Urban mushing hits Winnipeg streets
Who needs a car when you have dogs?
When a multi-day spring snowstorm forced many Manitobans to take refuge in their homes, Asmara Polcyn saw an opportunity for a quintessential northern activity.
“In a perfect world you throw the dogs in the car and then you are on a ski trail,” said Asmara Polcyn. “But when a storm sends you home and tells you to stay home there’s not too much choice but to sled or kick sled out the front door.”
There was a nice base of snow, plows had yet to go through, and most importantly, traffic was quiet.
“That sort of opens up the streets for winter activities for dogs,” said Polcyn.
So, with dogs in harnesses and skis under foot, she set out on the streets of Winnipeg’s Lord Roberts neighbourhood on Thursday. The trip had many residents giving her the thumbs up as she passed by yelling commands like “Gee” or “Haw” to help direct her pulling companions down the snow covered asphalt.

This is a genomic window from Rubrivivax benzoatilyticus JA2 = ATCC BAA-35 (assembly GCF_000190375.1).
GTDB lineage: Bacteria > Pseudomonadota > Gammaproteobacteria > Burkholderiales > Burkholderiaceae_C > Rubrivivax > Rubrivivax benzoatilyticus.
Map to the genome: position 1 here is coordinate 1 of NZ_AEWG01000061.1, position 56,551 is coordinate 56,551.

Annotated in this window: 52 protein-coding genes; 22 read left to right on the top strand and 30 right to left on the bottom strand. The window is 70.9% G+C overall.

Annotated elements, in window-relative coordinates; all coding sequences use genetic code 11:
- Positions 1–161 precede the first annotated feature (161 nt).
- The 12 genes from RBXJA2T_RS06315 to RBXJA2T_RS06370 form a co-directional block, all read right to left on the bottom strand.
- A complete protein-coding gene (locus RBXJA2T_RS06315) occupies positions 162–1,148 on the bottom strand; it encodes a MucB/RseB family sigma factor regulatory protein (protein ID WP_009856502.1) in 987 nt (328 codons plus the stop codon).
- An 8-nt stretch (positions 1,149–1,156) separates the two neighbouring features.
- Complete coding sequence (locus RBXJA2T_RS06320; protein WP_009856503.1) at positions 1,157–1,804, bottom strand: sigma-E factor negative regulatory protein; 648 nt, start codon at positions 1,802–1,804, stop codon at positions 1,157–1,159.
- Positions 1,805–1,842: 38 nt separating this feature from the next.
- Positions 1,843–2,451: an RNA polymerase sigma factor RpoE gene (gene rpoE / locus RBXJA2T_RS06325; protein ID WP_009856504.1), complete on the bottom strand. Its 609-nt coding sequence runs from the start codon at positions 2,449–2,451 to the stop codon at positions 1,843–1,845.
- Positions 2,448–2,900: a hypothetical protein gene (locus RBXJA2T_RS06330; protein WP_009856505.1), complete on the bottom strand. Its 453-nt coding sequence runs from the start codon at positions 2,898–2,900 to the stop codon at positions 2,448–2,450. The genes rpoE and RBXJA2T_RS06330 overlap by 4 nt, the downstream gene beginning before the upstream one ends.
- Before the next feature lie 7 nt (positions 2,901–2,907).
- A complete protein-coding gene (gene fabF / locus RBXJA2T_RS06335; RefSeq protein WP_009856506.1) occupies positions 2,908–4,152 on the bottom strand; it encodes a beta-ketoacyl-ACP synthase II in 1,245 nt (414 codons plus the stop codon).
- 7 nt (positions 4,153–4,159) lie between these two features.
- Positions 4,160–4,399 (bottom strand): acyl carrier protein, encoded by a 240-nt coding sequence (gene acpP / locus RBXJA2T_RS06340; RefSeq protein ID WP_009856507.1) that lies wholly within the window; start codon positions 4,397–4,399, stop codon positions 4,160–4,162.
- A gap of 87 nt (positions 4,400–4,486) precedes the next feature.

Polcyn is the proud owner of three dogs: a 3-year-old German Shepherd called Strix, Ace who is a 7-year-old Belgian Malinois and a blind Alaskan husky named Patch.
Now, one would assume a blind dog may not be best suited to pull a sled, but he comes with a racing pedigree having competed in events in the Klondike as well as World Championship dog sleds races in The Pas. He competed in those while visually impaired.
“He’s absolutely astonishing,” said Polcyn.
This was not Polcyn’s first foray in dog mushing. She said she was inspired years ago by dog sled races put on by the Festival du Voyageur. Dog teams would take part in 10-mile runs starting at The Forks and travelling down the river.
“That was it. To hear those dogs screaming and yelling cause they’re anxious to go and just to see all those teams down there. Just so much excitement,” said Polcyn.
That was about a decade ago and she hasn’t looked back since.
“You’re outside and you’re getting sights, sounds, smells, you’re also working with a team so you have your teammates there, your family there with you. You’re all getting some exercise and the benefit of endorphins and everything all dog owners want which is sleeping dogs later,” Polcyn said.
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